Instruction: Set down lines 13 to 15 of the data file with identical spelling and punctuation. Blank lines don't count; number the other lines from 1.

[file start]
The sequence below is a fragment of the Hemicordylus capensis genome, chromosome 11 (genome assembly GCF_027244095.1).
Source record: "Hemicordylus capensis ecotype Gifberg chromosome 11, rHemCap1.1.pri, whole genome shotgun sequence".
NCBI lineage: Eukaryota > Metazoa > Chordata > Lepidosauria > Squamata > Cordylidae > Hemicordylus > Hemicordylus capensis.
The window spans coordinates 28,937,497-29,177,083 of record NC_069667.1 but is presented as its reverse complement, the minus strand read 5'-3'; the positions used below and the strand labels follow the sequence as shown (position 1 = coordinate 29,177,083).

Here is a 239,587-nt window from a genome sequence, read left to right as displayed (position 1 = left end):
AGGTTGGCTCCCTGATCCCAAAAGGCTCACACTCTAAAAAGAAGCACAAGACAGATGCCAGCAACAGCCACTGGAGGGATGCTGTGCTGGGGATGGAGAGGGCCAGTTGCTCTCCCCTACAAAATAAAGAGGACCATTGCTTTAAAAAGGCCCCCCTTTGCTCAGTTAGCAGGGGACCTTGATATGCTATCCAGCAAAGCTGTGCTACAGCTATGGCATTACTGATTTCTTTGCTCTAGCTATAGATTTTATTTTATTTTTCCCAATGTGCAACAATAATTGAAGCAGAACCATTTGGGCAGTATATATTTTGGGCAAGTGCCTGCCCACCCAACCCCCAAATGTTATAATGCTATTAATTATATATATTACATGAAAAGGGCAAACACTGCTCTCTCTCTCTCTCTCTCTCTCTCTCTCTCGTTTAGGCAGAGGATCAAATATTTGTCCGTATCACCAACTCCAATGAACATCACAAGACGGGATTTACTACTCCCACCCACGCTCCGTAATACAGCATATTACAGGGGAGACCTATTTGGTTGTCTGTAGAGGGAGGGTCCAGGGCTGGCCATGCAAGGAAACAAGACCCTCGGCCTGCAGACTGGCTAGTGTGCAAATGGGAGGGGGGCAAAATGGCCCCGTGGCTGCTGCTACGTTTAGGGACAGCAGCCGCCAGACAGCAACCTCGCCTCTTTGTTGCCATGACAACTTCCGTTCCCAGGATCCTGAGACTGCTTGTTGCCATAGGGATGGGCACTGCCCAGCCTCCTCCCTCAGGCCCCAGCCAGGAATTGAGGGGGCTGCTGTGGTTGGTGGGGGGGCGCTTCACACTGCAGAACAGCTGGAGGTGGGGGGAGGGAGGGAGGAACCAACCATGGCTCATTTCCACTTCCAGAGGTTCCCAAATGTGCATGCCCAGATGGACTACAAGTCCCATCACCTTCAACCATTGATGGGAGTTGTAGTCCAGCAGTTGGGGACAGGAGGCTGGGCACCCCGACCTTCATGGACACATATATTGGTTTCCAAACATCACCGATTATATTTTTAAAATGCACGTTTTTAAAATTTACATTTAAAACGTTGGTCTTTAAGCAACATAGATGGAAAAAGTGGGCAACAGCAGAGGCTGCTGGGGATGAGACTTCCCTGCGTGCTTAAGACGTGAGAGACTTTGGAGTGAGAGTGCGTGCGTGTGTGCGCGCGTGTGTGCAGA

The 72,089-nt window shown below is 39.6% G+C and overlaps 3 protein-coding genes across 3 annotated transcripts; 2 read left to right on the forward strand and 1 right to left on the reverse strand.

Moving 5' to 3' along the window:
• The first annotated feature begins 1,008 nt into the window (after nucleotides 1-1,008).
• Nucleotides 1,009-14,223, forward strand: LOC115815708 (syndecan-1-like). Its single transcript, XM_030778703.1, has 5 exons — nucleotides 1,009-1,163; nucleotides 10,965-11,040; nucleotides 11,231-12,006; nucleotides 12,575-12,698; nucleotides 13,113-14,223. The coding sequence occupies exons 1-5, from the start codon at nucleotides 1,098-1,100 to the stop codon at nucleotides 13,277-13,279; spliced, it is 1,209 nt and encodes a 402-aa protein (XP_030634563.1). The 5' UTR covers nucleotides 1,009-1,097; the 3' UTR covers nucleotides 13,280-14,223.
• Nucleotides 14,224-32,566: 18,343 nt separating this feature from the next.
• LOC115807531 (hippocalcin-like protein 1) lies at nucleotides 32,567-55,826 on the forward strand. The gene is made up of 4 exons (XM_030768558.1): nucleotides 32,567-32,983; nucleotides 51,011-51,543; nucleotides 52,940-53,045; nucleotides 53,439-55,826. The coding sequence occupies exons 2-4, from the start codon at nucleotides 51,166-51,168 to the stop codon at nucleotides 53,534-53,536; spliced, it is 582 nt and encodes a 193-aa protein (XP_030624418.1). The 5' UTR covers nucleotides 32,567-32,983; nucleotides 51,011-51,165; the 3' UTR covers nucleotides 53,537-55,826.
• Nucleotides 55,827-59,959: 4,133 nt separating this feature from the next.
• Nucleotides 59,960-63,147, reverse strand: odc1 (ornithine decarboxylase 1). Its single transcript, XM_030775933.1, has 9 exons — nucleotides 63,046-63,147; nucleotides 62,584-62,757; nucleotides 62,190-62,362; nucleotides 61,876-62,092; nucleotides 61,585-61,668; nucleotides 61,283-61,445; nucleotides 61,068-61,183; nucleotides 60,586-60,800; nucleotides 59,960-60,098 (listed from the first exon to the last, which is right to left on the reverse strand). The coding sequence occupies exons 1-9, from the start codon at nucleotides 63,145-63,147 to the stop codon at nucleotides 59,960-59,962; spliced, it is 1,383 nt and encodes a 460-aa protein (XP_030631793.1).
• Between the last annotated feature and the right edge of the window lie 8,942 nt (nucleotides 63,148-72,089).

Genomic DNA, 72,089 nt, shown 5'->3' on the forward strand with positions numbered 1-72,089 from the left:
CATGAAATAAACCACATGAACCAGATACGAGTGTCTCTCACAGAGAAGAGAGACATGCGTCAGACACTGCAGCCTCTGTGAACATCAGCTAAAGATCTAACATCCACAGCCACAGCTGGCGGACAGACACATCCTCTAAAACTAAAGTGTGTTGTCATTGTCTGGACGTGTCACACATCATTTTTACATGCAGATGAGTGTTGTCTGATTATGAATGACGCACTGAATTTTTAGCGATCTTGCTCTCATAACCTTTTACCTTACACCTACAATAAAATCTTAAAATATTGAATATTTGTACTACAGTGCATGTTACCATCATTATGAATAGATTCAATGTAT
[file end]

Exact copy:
• Nucleotides 55,827-59,959: 4,133 nt separating this feature from the next.
• Nucleotides 59,960-63,147, reverse strand: odc1 (ornithine decarboxylase 1). Its single transcript, XM_030775933.1, has 9 exons — nucleotides 63,046-63,147; nucleotides 62,584-62,757; nucleotides 62,190-62,362; nucleotides 61,876-62,092; nucleotides 61,585-61,668; nucleotides 61,283-61,445; nucleotides 61,068-61,183; nucleotides 60,586-60,800; nucleotides 59,960-60,098 (listed from the first exon to the last, which is right to left on the reverse strand). The coding sequence occupies exons 1-9, from the start codon at nucleotides 63,145-63,147 to the stop codon at nucleotides 59,960-59,962; spliced, it is 1,383 nt and encodes a 460-aa protein (XP_030631793.1).
• Between the last annotated feature and the right edge of the window lie 8,942 nt (nucleotides 63,148-72,089).